Congestive Heart Failure
Special to the Journal by
Brian Marino, DO
Congestive heart failure is
very common and affects close to 6 million people in the United States. Among
people age 65 and older, it is the leading cause of hospitalization.
What is congestive heart
Congestive heart failure
(CHF) is the inability of the heart to pump blood as well as it should. This
inadequacy leaves a person with CHF feeling fatigued and short of breath. Because
the heart is not functioning normally, fluid can build up in the body, which leads
to swelling (edema) in the ankles, legs, and abdomen. Some people with CHF also
experience nausea and loss of appetite.
There are two different
types of heart failure. Systolic heart failure is due to a weak heart muscle
that cannot squeeze with sufficient force to pump oxygen-rich blood to the
body’s organs and tissues. Diastolic heart failure is a condition in
which the walls of the heart have grown stiff and cannot relax enough to fill
with a normal amount of blood.
Who is most at risk for
The most common risk factors
for CHF are coronary artery disease or a prior heart attack, high blood pressure,
diabetes, heart valve disease, excessive alcohol use, smoking, obesity, sleep
apnea, and uncontrolled irregular heart rhythms (arrhythmia). Risk for CHF
increases as people age into their senior years.
How is CHF diagnosed?
Diagnosis is suspected based
on the patient’s symptoms, physical exam, and the results of an EKG
(electrocardiogram). Confirmation requires an echocardiogram (which produces
images of the heart using sound waves) and sometimes even a chest X-ray and
An echocardiogram determines
the ejection fraction of the heart, which is the percentage of blood ejected
from the heart each time it beats. If the ejection fraction is normal the
patient likely has diastolic CHF. In a case of systolic CHF, the ejection
fraction will be low.
How is CHF treated?
If you are diagnosed with
CHF, there are a number of steps you can take. First of all, if you are a smoker
you should quit. Patients should stay active, follow a low-sodium diet, limit
alcohol intake, and keep blood pressure controlled. Some people require
diuretics (water pills) to reduce fluid build-up. Additionally, if there is a
specific, related problem to be treated, you and your doctor can address it.
Repairing or replacing a faulty heart valve, placing a stent to restore full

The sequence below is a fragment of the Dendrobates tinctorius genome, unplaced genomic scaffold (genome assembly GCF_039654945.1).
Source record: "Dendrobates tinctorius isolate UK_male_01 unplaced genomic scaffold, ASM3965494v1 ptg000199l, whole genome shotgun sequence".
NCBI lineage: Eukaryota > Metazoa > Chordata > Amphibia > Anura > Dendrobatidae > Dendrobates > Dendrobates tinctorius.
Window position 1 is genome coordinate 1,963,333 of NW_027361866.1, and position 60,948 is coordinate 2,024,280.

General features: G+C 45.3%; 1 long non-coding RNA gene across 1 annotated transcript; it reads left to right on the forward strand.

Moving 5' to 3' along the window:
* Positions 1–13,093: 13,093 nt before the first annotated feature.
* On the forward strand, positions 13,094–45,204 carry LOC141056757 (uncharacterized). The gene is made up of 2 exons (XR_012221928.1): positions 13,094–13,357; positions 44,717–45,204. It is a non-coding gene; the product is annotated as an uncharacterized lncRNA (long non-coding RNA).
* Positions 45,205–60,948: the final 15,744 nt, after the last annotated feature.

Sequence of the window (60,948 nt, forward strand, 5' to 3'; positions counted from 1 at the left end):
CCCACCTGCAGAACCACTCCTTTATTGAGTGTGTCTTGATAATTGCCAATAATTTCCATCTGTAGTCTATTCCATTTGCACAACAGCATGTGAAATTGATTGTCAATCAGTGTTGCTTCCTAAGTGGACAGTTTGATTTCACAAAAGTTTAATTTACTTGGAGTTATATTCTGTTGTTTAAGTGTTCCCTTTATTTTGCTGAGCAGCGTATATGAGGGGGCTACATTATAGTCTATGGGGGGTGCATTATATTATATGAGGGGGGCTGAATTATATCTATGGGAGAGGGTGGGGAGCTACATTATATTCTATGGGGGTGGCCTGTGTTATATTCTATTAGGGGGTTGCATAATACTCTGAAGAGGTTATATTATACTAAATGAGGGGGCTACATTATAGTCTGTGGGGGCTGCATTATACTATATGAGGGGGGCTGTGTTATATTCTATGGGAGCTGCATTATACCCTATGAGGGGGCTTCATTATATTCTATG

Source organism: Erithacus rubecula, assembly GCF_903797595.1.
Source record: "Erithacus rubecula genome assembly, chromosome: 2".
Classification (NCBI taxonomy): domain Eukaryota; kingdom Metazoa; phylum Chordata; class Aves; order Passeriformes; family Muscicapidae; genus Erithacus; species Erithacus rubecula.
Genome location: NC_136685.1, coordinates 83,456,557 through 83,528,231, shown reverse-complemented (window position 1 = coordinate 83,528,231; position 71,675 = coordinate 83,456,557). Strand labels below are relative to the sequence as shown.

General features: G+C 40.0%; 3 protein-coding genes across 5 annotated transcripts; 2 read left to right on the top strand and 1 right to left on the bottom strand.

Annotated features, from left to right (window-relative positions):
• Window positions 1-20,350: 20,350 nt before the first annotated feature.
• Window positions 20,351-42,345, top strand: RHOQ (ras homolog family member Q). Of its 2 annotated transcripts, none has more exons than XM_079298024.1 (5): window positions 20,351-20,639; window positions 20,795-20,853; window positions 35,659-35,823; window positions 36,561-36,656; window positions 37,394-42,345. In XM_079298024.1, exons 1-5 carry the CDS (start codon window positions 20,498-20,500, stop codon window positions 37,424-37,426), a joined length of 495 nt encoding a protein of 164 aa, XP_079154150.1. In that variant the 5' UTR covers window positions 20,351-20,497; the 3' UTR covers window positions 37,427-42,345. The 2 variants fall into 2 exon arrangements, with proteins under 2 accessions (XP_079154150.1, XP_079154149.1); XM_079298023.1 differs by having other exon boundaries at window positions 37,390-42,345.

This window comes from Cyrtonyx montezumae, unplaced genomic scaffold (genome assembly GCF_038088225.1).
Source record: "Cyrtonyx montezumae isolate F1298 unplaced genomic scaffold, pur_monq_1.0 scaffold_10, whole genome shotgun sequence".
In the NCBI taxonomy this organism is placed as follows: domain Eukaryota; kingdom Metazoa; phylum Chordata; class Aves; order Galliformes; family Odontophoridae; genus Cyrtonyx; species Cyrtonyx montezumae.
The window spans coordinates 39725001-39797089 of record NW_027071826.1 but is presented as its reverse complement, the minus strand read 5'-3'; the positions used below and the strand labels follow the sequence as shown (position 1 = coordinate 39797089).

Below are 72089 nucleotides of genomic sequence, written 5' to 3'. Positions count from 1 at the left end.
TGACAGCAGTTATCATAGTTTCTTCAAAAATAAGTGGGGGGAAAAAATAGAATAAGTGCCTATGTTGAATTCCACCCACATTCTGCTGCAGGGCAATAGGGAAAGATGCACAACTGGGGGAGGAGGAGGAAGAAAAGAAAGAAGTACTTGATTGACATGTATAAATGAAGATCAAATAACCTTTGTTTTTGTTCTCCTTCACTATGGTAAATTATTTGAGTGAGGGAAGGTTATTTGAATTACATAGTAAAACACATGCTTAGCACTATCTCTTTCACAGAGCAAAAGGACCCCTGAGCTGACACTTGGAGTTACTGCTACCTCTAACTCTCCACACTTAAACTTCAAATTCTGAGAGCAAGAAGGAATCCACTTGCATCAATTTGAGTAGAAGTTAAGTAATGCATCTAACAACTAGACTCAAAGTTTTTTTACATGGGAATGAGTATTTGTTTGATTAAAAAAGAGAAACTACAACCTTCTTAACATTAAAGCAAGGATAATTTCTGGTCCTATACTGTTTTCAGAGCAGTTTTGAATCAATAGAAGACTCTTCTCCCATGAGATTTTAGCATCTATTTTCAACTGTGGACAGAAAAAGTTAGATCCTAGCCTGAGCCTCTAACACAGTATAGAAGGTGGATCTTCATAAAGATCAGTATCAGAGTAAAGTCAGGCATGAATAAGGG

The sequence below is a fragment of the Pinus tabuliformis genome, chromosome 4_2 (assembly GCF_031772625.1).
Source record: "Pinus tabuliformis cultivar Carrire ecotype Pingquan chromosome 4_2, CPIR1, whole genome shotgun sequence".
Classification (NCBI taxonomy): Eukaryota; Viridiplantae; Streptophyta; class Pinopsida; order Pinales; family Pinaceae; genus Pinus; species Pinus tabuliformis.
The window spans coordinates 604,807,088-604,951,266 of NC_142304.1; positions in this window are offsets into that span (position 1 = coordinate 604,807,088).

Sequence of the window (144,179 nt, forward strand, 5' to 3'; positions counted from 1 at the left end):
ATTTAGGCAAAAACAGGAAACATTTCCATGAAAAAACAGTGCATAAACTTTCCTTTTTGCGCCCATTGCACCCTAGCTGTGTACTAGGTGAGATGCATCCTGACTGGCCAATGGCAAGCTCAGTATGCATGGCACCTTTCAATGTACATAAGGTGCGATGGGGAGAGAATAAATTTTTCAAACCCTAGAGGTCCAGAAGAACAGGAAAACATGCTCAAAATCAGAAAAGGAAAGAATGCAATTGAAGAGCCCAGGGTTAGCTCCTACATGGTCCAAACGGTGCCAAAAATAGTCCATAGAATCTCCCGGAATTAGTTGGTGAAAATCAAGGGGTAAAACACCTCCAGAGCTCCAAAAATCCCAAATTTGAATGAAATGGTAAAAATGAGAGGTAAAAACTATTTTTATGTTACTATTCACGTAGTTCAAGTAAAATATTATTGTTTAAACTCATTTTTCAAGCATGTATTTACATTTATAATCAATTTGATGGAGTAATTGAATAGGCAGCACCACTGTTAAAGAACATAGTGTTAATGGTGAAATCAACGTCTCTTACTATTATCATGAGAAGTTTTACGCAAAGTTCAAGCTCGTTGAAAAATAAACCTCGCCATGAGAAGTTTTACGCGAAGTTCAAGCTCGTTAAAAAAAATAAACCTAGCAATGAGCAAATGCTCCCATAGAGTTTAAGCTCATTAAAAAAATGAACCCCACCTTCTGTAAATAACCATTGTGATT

blood flow to a blocked artery, treating sleep apnea, or getting a heart arrhythmia
under better control can sometimes let the heart function normally and resolve
If you have systolic heart
failure, there are a several medications that have proven to be helpful in
improving symptoms and preventing progression of CHF. Unfortunately, there are
currently no specific medications to treat diastolic heart failure, although it
is an active area of research right now.
Through the collaborative
relationship between Cayuga Medical Center’s Cayuga Heart Institute and the
Sands Constellation Heart Institute at Rochester General Hospital in Rochester,
NY, area residents with CHF have access to the entire range of treatment options.
The latest in medical management, echocardiograms, nuclear stress testing,
placement of ICDs (internal cardiac defibrillators) for systolic heart failure,
cardiac catheterization, percutaneous coronary intervention and more is
available in Ithaca through the Cayuga Heart Institute. CHF patients requiring
open-heart procedures, such as valve repair or replacement or bypass surgery,
are referred to the Sands Constellation Heart Institute, where they are seen
quickly. This is one of the valuable benefits of the close working relationship
between the two institutions and their cardiology specialists.
Dr. Marino serves on the
medical staff of the Cayuga Heart Institute and is in practice with Cayuga
Medical Associates, where he can be reached at (607) 272-0460. He is board
certified in nuclear cardiology and echocardiography. Dr. Marino completed his
cardiology fellowship at New York-Presbyterian Queens, which is an affiliate of
Weil Cornell Medical College.